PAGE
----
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Hyperglycemic Emergencies DKA/HONC. William Harper, MD, FRCPC Endocrinology & Metabolism Assistant Professor of Medicine, McMaster University. DKA. A collection of severe and potentially life-threatening metabolic disturbances: Hyperglycemia  Osmotic diuresis

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Hyperglycemic emergencies dka honc

Hyperglycemic EmergenciesDKA/HONC

William Harper, MD, FRCPC

Endocrinology & Metabolism

Assistant Professor of Medicine, McMaster University


Hyperglycemic emergencies dka honc
DKA

A collection of severe and potentially life-threatening metabolic disturbances:

  • Hyperglycemia  Osmotic diuresis

    • Urinary loss of fluids & electrolytes

    • ECFv contraction

    • Depletion of total body K+ stores

      (even though may be hyperkalemic 2° to cell shift)

  • Ketone production  Metabolic acidosis

    • Compensatory Respiratory alkalosis (hopefully!)

  • Uncontrolled lipolysis  severe  TG



  • Dka pathophysiology

    fat cell

    TG

    DKA: Pathophysiology

    Insulin -

    Ketoacids

    Glucose

    HSL

    FFA

    Insulin

    + PFK

    Liver Cell

    Pyruvate

    Fatty

    Acyl-CoA

    Acetyl-CoA

    +

    Kreb’s

    Glucagon

    Insulin

    +

    VLDL (TG)


    Dka pathophysiology1

    fat cell

    TG

    DKA: Pathophysiology

    Insulin -

    Ketoacids

    Glucose

    HSL

    FFA

    Insulin

    + PFK

    Liver Cell

    Pyruvate

    Fatty

    Acyl-CoA

    Acetyl-CoA

    +

    Kreb’s

    Glucagon

    Insulin

    +

    VLDL (TG)


    Dka risk factors
    DKA risk factors

    • T1DM

      • 1st presentation

      • Acute-illness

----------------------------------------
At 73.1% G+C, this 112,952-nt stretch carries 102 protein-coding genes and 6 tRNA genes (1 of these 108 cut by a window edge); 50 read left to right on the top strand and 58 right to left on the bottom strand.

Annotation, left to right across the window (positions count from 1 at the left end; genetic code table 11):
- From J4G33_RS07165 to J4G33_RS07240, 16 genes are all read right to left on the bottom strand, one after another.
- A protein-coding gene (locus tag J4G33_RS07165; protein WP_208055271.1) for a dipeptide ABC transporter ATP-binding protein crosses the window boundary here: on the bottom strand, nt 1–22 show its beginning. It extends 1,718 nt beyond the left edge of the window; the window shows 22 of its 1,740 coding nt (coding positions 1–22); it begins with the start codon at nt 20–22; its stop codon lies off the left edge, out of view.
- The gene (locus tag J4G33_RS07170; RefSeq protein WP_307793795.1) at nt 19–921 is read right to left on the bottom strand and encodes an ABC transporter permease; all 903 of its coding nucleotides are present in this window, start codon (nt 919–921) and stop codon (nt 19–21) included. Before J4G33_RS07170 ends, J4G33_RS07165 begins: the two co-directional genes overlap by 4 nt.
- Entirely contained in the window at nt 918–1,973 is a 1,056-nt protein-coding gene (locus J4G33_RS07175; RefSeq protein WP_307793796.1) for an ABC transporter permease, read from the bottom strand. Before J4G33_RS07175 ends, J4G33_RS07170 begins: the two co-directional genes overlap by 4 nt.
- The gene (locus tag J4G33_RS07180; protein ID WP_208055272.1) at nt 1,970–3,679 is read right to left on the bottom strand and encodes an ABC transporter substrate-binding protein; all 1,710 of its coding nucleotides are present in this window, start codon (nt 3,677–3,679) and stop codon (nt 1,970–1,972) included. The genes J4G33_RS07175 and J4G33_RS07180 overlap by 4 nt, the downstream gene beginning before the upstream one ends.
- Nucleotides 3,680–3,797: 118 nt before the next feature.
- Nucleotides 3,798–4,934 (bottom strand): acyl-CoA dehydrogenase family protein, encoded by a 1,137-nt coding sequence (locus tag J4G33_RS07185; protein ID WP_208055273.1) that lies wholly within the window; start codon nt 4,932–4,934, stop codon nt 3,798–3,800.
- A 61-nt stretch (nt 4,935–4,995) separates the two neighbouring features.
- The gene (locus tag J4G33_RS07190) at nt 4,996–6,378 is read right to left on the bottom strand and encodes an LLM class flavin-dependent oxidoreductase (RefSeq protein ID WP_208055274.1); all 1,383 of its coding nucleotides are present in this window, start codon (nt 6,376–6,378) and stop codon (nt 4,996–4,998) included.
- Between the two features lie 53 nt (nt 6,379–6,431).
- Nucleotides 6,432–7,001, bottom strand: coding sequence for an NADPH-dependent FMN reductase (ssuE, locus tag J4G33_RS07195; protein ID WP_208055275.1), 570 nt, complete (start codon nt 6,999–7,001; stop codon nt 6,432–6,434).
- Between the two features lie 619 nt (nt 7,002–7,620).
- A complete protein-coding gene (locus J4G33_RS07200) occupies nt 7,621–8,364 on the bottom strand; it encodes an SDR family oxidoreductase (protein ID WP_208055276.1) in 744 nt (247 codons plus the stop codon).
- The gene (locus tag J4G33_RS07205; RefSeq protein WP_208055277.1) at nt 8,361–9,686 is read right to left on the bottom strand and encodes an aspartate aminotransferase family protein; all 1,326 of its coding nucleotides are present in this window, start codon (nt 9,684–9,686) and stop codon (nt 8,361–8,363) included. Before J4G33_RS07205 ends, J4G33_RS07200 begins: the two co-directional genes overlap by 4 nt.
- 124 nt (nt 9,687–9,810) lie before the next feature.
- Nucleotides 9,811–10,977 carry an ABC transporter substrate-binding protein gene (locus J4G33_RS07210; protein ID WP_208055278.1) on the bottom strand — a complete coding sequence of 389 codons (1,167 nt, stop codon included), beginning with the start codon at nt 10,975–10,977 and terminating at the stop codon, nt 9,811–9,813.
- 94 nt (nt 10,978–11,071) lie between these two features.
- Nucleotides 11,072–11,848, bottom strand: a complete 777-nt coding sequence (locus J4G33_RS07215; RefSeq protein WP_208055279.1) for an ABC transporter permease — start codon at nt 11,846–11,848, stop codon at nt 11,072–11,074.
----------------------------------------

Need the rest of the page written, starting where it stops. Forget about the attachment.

• Insulin omission (inappropriate sick-day management, noncompliance, Eating Disorders)

  • T2DM

    • During stress

    • Ethnicity: African-American, Hispanic

  • Extremes of age

  • Poor glycemic control

  • MDI with CSII


  • Dka precipitating factors
    DKA: Precipitating Factors

    Acute illness

    (MI, GIB, trauma,

    10-20%

    pancreatitis)

    20-38%

    New-onset DM

    5-39%

    Insulin omission

    33%

    Infections


    Dka diagnosis
    DKA: Diagnosis

    • Symptoms & Signs:

      • Polyuria, polydipsia, weight-loss

      • Fatigue

      • N/V, abdominal pain

      •  ECFv, Kussmaul’s, Acetone breath, mild impairment in cognition

  • Laboratory:

    • pH < 7.3, serum HCO3 < 15 mEq/L, AG > 14 mM

    • Raised serum ketones (and urine ketones)

    • BS > 14 mM (occasionally normal or only mild  BS)


  • Dka management
    DKA: Management

    • Monitoring

    • IV Fluid Resuscitation (3-9L deficit)

    • Potassium (“no pee no K”)

      • K+ deficit 3-5 mEq/Kg

  • IV insulin

  • Identify & Rx underlying cause

    • Noncompliance, infection, MI, etc.


  • Dka monitoring
    DKA: Monitoring

    • Consider ICU:

      • pH < 6.9, inadequate respiratory compensation

      • decreased LOC

      • Severe K+ disturbance (K+ < 3.0 or > 6.0 mEq/L)

  • Stepdown/Telemetry: all others

  • Ward:

    • Only very mild DKA!

    • pH > 7.2, serum HCO3 > 20, AG < 14

    • ECFv near normal

    • Not elderly, no hi-risk DKA precipitant (ex. MI)


  • Dka monitoring1
    DKA: Monitoring

    • CBG q1-2h on IV insulin gtt

    • q2h: Serum lytes, creatinine, glucose

    • q4-6h:

      • pH > 7.2, HCO3 > 20, AG < 15

      • ECFv stable and IV fluids @ maintenance rates

      • normal K+

  • Calcium profile:

    • Initially, then q12-24h unless abnormal

    • Phospate levels can be high at 1st but drop with Rx of DKA

  • Flowcharts to record biochemical parameters shown to be useful


  • Dka monitoring2
    DKA: Monitoring

    • EKG, cardiac enzymes: r/o ACS (silent MI)

    • Septic w/up: cultures, CXR, urinalysis, etc.

    • Consider pulmonary embolism?


    Dka iv fluids
    DKA: IV Fluids

    • IV NS 0.5-1L/h x 1-2h or longer so no more tachycardia, hypotension, orthostatic changes, low JVP.

    • Then change to 1/2 NS:

      • 200-500 cc/h over 12h in order to replace ½ estimated deficit

      • Then lower to 100-150 cc/h until deficit restored and eating/drinking well